MARINE CORPS BASE CAMP PENDLETON, Calif. --
More than 250 attendees gathered on the grounds of Camp Pendleton's South Mesa Club, Sept. 15, to unveil a new Chosin Reservoir monument donated in remembrance of the heroes who served through the harsh climates of the Korean War.
The surviving heroes, known as the "Chosin Few," stood out gallantly among the crowd of Marines, sailors and distinguished guests who attended the ceremony. This day marked the 60th anniversary of Operation Chromite; the dangerous and difficult amphibious landing at Inchon, Korea, Sept. 15, 1950.
The 3,000 pound granite monument is a tribute to the more than 4,400 Marines and soldiers who did not survive overwhelming odds and the 35 degrees below zero weather. It stands to remind those present of the military's service and sacrifice during the reservoir's bitter campaign in which the 1st Marine Division fought a prodigious battle.
As Gen. James T. Conway’s tenure as the 34th Commandant of the Marine Corps comes to an end, he paid a visit to the ceremony and spoke in honor of those who gave their lives at the great battle.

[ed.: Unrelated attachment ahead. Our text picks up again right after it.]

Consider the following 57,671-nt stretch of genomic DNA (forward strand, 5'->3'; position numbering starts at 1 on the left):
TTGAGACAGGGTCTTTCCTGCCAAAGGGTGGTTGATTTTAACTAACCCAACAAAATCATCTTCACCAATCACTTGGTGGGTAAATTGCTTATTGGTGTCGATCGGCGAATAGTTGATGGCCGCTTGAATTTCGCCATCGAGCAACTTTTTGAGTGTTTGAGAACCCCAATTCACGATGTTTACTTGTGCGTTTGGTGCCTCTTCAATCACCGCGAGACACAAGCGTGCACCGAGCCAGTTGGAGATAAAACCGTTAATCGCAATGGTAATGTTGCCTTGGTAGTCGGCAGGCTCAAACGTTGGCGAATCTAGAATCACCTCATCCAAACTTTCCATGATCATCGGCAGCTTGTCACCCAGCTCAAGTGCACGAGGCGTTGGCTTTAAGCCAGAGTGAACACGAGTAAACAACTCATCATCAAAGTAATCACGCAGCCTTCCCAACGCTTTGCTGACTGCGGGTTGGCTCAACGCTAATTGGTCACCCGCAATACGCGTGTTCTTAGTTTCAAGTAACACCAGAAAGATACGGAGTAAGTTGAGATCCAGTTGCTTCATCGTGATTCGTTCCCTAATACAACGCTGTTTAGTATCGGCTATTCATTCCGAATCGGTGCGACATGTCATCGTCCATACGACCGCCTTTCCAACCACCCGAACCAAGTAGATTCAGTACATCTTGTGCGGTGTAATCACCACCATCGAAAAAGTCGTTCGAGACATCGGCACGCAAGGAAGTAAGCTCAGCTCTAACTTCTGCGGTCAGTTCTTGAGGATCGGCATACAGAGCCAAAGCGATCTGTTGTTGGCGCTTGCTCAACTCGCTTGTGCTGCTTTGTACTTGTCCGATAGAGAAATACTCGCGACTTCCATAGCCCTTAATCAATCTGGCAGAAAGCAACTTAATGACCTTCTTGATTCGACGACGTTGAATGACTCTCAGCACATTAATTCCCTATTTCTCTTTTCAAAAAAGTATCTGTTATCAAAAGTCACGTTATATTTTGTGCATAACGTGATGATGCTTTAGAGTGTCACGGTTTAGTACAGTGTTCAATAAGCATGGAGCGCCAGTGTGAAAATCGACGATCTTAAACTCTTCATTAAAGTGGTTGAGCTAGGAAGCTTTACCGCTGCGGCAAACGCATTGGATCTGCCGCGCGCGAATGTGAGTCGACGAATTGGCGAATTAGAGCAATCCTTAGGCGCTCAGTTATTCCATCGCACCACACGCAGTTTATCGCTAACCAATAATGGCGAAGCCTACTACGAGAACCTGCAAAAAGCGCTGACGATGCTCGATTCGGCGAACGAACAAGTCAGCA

"Korea is often a forgotten war that many consider a police action," said Conway during his last public address to West Coast troops before retiring as commandant. "We in the Marine Corps don't see it that way. We see it as a tremendous bright spot in our legacy."
At the Chosin Reservoir battle, Marines and soldiers fought against more than 100,000 Chinese troops and has been remembered as one of the major battles of the three-year war with Korea.
“In the battle to break the Chinese lines, we lost more than 4,000 U.S. (troops),” said Bob Licker, a Chosin Few hero and master of ceremonies. “This monument now stands in our memory and honor.”
The memorial commemorated what Conway called, "probably the most extreme environment faced by any group of Marines anywhere."
A carving by retired Combat Artist Col. Charles Waterhouse, and the quote “Retreat Hell,” now creates a symbolic view of commemoration for anyone who crosses the monument’s path.
“We may walk in the valley of the shadow of death; that’s our business and our nation expects us to conduct it with the vigor and dash that has always been the trademark of the Corps,” said Actor Dale Dye, retired Marine Capt. and guest speaker of the event. “We will do that gladly and confidently because we walk in the shadow of giants like the marines who fought at the Chosin Reservoir.”